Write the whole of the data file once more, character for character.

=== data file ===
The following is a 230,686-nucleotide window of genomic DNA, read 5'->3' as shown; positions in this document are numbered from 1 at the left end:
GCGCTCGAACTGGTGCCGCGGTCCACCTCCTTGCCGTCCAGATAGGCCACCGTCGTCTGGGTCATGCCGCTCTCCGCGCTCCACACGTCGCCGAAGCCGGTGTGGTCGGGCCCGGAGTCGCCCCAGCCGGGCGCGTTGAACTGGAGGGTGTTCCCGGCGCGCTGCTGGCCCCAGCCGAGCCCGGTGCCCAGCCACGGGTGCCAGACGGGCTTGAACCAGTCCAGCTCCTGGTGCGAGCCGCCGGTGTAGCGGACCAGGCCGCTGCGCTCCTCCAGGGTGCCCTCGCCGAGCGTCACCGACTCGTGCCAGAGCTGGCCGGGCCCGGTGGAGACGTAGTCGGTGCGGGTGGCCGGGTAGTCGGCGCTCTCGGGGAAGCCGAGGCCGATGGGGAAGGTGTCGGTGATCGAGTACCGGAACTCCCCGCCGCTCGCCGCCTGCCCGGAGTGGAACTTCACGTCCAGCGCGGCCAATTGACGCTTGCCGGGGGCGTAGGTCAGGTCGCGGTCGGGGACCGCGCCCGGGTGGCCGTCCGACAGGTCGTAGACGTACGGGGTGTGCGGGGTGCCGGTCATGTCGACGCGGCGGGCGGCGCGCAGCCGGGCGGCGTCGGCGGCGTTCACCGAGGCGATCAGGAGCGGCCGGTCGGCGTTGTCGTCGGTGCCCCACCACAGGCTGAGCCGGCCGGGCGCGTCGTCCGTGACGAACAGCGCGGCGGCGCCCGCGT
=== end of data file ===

The following is a 230,686-nucleotide window of genomic DNA, read 5'->3' as shown; positions in this document are numbered from 1 at the left end:
GCGCTCGAACTGGTGCCGCGGTCCACCTCCTTGCCGTCCAGATAGGCCACCGTCGTCTGGGTCATGCCGCTCTCCGCGCTCCACACGTCGCCGAAGCCGGTGTGGTCGGGCCCGGAGTCGCCCCAGCCGGGCGCGTTGAACTGGAGGGTGTTCCCGGCGCGCTGCTGGCCCCAGCCGAGCCCGGTGCCCAGCCACGGGTGCCAGACGGGCTTGAACCAGTCCAGCTCCTGGTGCGAGCCGCCGGTGTAGCGGACCAGGCCGCTGCGCTCCTCCAGGGTGCCCTCGCCGAGCGTCACCGACTCGTGCCAGAGCTGGCCGGGCCCGGTGGAGACGTAGTCGGTGCGGGTGGCCGGGTAGTCGGCGCTCTCGGGGAAGCCGAGGCCGATGGGGAAGGTGTCGGTGATCGAGTACCGGAACTCCCCGCCGCTCGCCGCCTGCCCGGAGTGGAACTTCACGTCCAGCGCGGCCAATTGACGCTTGCCGGGGGCGTAGGTCAGGTCGCGGTCGGGGACCGCGCCCGGGTGGCCGTCCGACAGGTCGTAGACGTACGGGGTGTGCGGGGTGCCGGTCATGTCGACGCGGCGGGCGGCGCGCAGCCGGGCGGCGTCGGCGGCGTTCACCGAGGCGATCAGGAGCGGCCGGTCGGCGTTGTCGTCGGTGCCCCACCACAGGCTGAGCCGGCCGGGCGCGTCGTCCGTGACGAACAGCGCGGCGGCGCCCGCGT